Surin’s Silk Worms, Natural Dyes and Giant Looms
Once a part of the Khmer Empire, Surin Province in Thailand’s north-eastern region has a fascinating history. A former province of Cambodia, it was officially annexed by Thailand in the 18th century, however, it’s large Khmer population still retains much of its original identity and culture.
Ban Thasawang village, located only a half-hour drive from Surin town, the province’s capital, is a delightful community that is well-known for its local silk-weaving skills passed down through generations of families with Khmer origins.
Especially suitable for FITs and small groups, this village demonstrates weaving skills that were once a popular sight throughout the region where families produced silk products on hand looms set up under their wooden stilt houses.
Today these local family silk-weaving enterprises have been recreated in Ban Thasawang village through a community project that was established in 1998 by the family-run Chansoma group. Comprising of some 24 community weavers, the group today produces high-quality silk fabrics, using classic Khmer designs and traditional techniques handed down from their Khmer ancestors.
The attention to detail is astonishing as special looms are used for each pattern, with each loom operated by four to eight group members working on two floors – depending on the complexity of the pattern!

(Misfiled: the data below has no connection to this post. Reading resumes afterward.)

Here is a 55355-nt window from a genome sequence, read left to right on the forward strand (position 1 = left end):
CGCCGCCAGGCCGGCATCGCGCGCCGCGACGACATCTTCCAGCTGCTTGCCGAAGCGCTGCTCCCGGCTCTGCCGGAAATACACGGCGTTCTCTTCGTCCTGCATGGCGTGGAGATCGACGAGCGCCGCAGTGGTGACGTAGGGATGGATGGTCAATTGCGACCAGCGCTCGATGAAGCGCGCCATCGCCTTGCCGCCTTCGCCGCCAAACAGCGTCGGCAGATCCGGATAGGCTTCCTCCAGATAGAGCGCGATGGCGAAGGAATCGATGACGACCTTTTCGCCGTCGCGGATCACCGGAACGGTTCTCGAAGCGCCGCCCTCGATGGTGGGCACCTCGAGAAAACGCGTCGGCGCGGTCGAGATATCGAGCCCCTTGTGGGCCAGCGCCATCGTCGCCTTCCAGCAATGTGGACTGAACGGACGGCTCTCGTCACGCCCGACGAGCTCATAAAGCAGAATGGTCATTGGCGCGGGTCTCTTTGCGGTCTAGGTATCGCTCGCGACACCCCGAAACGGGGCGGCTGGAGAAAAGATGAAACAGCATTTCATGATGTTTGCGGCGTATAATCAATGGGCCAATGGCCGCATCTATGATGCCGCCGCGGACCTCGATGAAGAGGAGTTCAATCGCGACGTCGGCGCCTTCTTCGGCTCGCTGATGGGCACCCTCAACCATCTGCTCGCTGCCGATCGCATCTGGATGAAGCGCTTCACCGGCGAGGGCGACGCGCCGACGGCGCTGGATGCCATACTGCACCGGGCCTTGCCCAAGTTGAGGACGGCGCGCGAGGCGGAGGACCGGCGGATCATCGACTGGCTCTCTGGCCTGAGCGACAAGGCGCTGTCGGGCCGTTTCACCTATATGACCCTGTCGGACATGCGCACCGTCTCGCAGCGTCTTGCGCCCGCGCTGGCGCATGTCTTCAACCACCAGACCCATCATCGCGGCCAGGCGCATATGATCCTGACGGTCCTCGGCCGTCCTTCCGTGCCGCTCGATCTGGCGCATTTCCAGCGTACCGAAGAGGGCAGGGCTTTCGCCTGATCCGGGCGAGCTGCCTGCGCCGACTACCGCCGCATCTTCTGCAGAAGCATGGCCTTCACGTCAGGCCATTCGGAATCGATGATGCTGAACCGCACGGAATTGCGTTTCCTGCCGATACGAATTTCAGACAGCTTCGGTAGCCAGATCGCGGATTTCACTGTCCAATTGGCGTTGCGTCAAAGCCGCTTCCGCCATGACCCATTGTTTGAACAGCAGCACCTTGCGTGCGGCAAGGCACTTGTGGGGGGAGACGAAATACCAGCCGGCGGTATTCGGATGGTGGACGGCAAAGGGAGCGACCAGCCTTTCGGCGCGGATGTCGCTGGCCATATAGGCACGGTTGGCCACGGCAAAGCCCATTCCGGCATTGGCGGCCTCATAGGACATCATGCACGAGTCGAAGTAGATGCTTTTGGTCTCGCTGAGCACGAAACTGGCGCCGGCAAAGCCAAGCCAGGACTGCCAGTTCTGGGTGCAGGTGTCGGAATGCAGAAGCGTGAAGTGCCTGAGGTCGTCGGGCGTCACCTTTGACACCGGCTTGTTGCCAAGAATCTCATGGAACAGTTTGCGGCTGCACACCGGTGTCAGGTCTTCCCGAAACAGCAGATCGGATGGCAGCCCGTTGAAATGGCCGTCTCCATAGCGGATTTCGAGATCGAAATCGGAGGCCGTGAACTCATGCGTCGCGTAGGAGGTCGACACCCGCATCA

The ancient designs are incredibly detailed and taken very seriously. Consequently each loom only produces about five centimeters of woven silk per day. This means, for example that a traditional Thai sarong might take up to three months to produce!
All materials – including the live silk worms and dyes – are nurtured and produced locally; except for the special gold thread that is imported from India and France, and woven into special pieces of cloth. The best thread from the inner part of the silkworm cocoons is used for weaving and dyed with natural colors: red from sticklac, yellow from jackfruit, green from Indian almond and blue from indigo.
Credit for the Chansoma weaving project goes to local teacher Weeratham Trakulngernthai, who approached the Thai government for support in the initiative and is responsible for the looms, the amazing designs produced, as well as the project’s management. The group nowadays is also part of the SACICT Craft Community and Ban Thasawang itself has become an OTOP (One Tambon One Product) village.
Due to the exceptional quality of the shawls, traditional wrap-around sarongs and brocades, collectors and even members of the Thai Royal Family buy much of their woven silk products from the Chansoma group.
The silk weavers have also been approached on several occasions to produce fabrics for special gatherings, including the 2003 APEC summit for which they produced the silk shirts worn by all country leaders attending the event.
For those joining Khiri Travel on a trip to Ban Thasawang village, this is a fascinating and intriguing opportunity to see ancient skills brought back to life, and to see the way the looms are operated – a complex, mind-boggling feat! The Chansoma group also has a shop selling its hand-woven designs and there are other shops and stalls in the village selling woven silk products at reasonable prices.